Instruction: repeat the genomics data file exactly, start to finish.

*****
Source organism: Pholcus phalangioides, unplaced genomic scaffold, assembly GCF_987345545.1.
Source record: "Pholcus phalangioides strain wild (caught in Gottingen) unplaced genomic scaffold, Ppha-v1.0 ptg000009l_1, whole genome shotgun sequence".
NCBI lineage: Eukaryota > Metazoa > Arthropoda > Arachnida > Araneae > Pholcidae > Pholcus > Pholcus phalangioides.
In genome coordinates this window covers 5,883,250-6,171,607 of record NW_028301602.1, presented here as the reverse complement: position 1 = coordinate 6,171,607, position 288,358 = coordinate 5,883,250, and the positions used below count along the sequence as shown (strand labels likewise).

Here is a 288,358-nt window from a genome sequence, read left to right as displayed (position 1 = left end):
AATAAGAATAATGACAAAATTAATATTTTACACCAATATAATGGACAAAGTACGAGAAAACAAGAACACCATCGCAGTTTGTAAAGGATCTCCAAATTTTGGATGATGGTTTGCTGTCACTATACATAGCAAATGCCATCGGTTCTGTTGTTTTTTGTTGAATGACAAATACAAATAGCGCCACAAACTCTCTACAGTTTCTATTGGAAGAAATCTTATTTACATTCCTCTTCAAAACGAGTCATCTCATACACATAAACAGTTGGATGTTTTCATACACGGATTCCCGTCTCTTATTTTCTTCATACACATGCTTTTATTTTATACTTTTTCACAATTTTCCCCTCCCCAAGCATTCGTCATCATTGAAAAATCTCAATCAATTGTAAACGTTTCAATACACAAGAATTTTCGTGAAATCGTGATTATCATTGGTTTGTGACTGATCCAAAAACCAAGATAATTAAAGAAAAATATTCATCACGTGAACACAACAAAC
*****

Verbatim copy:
Source organism: Pholcus phalangioides, unplaced genomic scaffold, assembly GCF_987345545.1.
Source record: "Pholcus phalangioides strain wild (caught in Gottingen) unplaced genomic scaffold, Ppha-v1.0 ptg000009l_1, whole genome shotgun sequence".
NCBI lineage: Eukaryota > Metazoa > Arthropoda > Arachnida > Araneae > Pholcidae > Pholcus > Pholcus phalangioides.
In genome coordinates this window covers 5,883,250-6,171,607 of record NW_028301602.1, presented here as the reverse complement: position 1 = coordinate 6,171,607, position 288,358 = coordinate 5,883,250, and the positions used below count along the sequence as shown (strand labels likewise).

Here is a 288,358-nt window from a genome sequence, read left to right as displayed (position 1 = left end):
AATAAGAATAATGACAAAATTAATATTTTACACCAATATAATGGACAAAGTACGAGAAAACAAGAACACCATCGCAGTTTGTAAAGGATCTCCAAATTTTGGATGATGGTTTGCTGTCACTATACATAGCAAATGCCATCGGTTCTGTTGTTTTTTGTTGAATGACAAATACAAATAGCGCCACAAACTCTCTACAGTTTCTATTGGAAGAAATCTTATTTACATTCCTCTTCAAAACGAGTCATCTCATACACATAAACAGTTGGATGTTTTCATACACGGATTCCCGTCTCTTATTTTCTTCATACACATGCTTTTATTTTATACTTTTTCACAATTTTCCCCTCCCCAAGCATTCGTCATCATTGAAAAATCTCAATCAATTGTAAACGTTTCAATACACAAGAATTTTCGTGAAATCGTGATTATCATTGGTTTGTGACTGATCCAAAAACCAAGATAATTAAAGAAAAATATTCATCACGTGAACACAACAAAC